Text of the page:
CHURCH leaders are supporting the campaign of the Department of Health (DOH) against irresponsible sex but not the distribution of condoms in public schools, saying it will only worsen rather than solve the rising number of HIV/AIDS cases among the youth.
Data show that from 1984 to October 2016, about 10,279 of the total number of 38,114 HIV/AIDS cases were in the 15-24 years-old range.
Among 15 to 24 years olds, there were 10,279 HIV cases during the period, of which 9,066 were tallied during the last five years or from 2011 to 2016, prompting the government to tag it a “youth epidemic.”
To address the problem, the DOH is toying with the idea of making condoms available in public schools starting in 2017.
But according to Novaliches Bishop Emeritus Teodoro Bacani Jr., the proposal of the DOH would only create more problems because it would encourage the youth to engage in premarital or extramarital sex.
“It’s a wrong tactic. There will be more damage than before. Aside from being risky, it will also deliver the wrong message to that they will be safe from the AIDS virus with the use of condom. It is not safe because the virus can pass through even the smallest hole in a condom,” the prelate said in an interview with Radio Veritas.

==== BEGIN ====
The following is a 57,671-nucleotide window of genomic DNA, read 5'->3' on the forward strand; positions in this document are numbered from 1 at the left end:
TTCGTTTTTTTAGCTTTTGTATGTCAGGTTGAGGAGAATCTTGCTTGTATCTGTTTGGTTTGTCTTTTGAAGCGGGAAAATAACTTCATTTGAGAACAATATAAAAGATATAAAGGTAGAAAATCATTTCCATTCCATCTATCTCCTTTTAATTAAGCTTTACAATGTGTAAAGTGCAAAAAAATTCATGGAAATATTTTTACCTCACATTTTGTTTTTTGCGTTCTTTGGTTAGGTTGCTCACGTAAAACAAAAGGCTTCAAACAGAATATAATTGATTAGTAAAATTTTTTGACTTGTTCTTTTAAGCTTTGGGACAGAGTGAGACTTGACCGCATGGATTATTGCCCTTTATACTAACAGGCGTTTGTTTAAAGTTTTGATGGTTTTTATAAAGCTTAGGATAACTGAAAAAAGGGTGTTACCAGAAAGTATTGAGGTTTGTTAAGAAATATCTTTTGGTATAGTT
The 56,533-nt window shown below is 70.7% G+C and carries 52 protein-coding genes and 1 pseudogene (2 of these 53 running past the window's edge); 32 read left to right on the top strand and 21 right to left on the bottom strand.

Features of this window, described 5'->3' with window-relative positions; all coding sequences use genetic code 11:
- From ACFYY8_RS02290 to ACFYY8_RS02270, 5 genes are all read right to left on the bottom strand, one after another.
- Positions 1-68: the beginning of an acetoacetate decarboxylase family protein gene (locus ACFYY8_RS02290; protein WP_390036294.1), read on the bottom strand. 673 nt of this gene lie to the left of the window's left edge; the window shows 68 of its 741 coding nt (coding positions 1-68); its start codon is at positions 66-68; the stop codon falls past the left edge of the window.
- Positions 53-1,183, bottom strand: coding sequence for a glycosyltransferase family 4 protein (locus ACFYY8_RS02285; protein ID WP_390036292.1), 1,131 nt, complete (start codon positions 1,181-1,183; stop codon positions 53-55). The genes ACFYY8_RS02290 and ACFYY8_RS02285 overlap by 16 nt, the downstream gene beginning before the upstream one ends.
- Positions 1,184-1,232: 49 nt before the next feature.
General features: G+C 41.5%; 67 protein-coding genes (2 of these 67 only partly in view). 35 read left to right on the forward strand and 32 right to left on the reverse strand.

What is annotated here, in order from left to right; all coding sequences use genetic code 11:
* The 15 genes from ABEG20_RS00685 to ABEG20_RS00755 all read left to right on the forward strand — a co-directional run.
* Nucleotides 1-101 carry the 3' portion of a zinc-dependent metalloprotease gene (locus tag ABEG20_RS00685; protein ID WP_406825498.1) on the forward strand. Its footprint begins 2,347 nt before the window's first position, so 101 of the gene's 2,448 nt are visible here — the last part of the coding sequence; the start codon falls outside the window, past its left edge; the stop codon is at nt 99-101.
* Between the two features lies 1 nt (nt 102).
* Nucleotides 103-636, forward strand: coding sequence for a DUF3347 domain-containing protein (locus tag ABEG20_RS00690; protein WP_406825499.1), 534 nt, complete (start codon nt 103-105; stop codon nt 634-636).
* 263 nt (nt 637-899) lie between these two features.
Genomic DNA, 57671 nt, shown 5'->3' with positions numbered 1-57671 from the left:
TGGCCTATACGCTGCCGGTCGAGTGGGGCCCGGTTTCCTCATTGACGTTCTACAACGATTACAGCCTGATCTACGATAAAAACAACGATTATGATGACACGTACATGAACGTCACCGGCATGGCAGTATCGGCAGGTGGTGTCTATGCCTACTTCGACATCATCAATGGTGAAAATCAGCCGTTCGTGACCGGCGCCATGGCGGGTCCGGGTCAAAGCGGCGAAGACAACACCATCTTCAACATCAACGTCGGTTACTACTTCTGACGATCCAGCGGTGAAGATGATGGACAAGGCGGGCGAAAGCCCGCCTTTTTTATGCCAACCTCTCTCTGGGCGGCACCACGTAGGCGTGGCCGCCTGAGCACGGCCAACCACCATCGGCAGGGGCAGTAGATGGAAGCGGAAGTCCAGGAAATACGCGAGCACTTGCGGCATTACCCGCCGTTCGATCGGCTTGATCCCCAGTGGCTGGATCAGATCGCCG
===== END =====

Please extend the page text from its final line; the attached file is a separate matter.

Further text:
Instead of free condoms, he added, the government should raise public awareness to prevent the spread of the disease.
Father Anton Pascual, chief operating officer of Radio Veritas, said sex is sacred and must be shared only by responsible married couples.
Pascual suggested that instead of condoms, the youth or any member of the community should practice sexual abstinence outside of marriage, to be faithful to one partner when married and value love and sacredness of sex as a gift of God in marriage.
Fr. Jerome Secillano, executive secretary, Catholic Bishops’ Conference of the Philippines public affairs committee, branded the DOH campaign as nothing but a “waste” of taxpayers’ money.
“Distributing condoms will only condone sexual activity among students. The government should invest more in educating people about the perils of ‘sporadic sexual activity’ than procuring and distributing condoms,” he said.